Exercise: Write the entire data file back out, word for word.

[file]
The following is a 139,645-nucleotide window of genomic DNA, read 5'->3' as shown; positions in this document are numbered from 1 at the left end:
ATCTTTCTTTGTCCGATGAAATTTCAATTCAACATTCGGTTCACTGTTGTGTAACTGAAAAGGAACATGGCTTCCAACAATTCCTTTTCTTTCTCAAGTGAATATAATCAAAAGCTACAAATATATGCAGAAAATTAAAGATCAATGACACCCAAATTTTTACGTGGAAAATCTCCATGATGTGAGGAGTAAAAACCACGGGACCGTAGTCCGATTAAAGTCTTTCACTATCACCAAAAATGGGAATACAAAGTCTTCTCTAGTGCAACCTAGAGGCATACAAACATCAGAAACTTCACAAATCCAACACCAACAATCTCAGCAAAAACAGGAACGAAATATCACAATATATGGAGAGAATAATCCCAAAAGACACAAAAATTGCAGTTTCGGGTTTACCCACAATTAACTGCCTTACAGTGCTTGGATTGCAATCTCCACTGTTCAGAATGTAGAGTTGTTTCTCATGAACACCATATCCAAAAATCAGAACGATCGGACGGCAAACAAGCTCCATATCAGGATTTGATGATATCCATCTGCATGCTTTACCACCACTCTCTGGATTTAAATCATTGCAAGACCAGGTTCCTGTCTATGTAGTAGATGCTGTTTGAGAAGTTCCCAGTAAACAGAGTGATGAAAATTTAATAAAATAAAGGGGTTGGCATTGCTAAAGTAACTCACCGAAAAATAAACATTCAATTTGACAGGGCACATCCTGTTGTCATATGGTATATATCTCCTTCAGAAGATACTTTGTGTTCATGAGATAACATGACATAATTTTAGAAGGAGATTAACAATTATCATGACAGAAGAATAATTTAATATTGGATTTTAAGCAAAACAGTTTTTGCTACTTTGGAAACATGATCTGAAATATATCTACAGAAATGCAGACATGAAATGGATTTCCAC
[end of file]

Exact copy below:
The following is a 139,645-nucleotide window of genomic DNA, read 5'->3' as shown; positions in this document are numbered from 1 at the left end:
ATCTTTCTTTGTCCGATGAAATTTCAATTCAACATTCGGTTCACTGTTGTGTAACTGAAAAGGAACATGGCTTCCAACAATTCCTTTTCTTTCTCAAGTGAATATAATCAAAAGCTACAAATATATGCAGAAAATTAAAGATCAATGACACCCAAATTTTTACGTGGAAAATCTCCATGATGTGAGGAGTAAAAACCACGGGACCGTAGTCCGATTAAAGTCTTTCACTATCACCAAAAATGGGAATACAAAGTCTTCTCTAGTGCAACCTAGAGGCATACAAACATCAGAAACTTCACAAATCCAACACCAACAATCTCAGCAAAAACAGGAACGAAATATCACAATATATGGAGAGAATAATCCCAAAAGACACAAAAATTGCAGTTTCGGGTTTACCCACAATTAACTGCCTTACAGTGCTTGGATTGCAATCTCCACTGTTCAGAATGTAGAGTTGTTTCTCATGAACACCATATCCAAAAATCAGAACGATCGGACGGCAAACAAGCTCCATATCAGGATTTGATGATATCCATCTGCATGCTTTACCACCACTCTCTGGATTTAAATCATTGCAAGACCAGGTTCCTGTCTATGTAGTAGATGCTGTTTGAGAAGTTCCCAGTAAACAGAGTGATGAAAATTTAATAAAATAAAGGGGTTGGCATTGCTAAAGTAACTCACCGAAAAATAAACATTCAATTTGACAGGGCACATCCTGTTGTCATATGGTATATATCTCCTTCAGAAGATACTTTGTGTTCATGAGATAACATGACATAATTTTAGAAGGAGATTAACAATTATCATGACAGAAGAATAATTTAATATTGGATTTTAAGCAAAACAGTTTTTGCTACTTTGGAAACATGATCTGAAATATATCTACAGAAATGCAGACATGAAATGGATTTCCAC